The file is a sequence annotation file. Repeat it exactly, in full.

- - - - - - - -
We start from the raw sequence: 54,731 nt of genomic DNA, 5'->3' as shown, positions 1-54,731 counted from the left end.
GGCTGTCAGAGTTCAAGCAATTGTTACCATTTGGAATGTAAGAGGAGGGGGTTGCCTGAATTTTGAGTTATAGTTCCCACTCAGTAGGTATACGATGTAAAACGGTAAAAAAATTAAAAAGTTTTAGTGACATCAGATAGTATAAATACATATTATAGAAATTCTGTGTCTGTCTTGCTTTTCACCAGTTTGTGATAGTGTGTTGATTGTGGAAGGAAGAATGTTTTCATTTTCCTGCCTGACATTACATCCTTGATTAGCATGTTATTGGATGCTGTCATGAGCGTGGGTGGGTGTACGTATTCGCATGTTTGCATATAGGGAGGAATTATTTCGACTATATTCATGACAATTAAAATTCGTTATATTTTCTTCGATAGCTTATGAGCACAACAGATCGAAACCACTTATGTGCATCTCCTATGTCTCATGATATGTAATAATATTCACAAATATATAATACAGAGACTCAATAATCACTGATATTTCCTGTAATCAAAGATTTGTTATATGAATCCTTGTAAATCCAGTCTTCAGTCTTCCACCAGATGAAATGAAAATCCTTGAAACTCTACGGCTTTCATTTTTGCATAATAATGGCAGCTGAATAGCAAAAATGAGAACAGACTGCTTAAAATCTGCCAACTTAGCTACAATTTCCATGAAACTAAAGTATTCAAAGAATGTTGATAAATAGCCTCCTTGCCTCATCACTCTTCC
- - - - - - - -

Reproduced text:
We start from the raw sequence: 54,731 nt of genomic DNA, 5'->3' as shown, positions 1-54,731 counted from the left end.
GGCTGTCAGAGTTCAAGCAATTGTTACCATTTGGAATGTAAGAGGAGGGGGTTGCCTGAATTTTGAGTTATAGTTCCCACTCAGTAGGTATACGATGTAAAACGGTAAAAAAATTAAAAAGTTTTAGTGACATCAGATAGTATAAATACATATTATAGAAATTCTGTGTCTGTCTTGCTTTTCACCAGTTTGTGATAGTGTGTTGATTGTGGAAGGAAGAATGTTTTCATTTTCCTGCCTGACATTACATCCTTGATTAGCATGTTATTGGATGCTGTCATGAGCGTGGGTGGGTGTACGTATTCGCATGTTTGCATATAGGGAGGAATTATTTCGACTATATTCATGACAATTAAAATTCGTTATATTTTCTTCGATAGCTTATGAGCACAACAGATCGAAACCACTTATGTGCATCTCCTATGTCTCATGATATGTAATAATATTCACAAATATATAATACAGAGACTCAATAATCACTGATATTTCCTGTAATCAAAGATTTGTTATATGAATCCTTGTAAATCCAGTCTTCAGTCTTCCACCAGATGAAATGAAAATCCTTGAAACTCTACGGCTTTCATTTTTGCATAATAATGGCAGCTGAATAGCAAAAATGAGAACAGACTGCTTAAAATCTGCCAACTTAGCTACAATTTCCATGAAACTAAAGTATTCAAAGAATGTTGATAAATAGCCTCCTTGCCTCATCACTCTTCC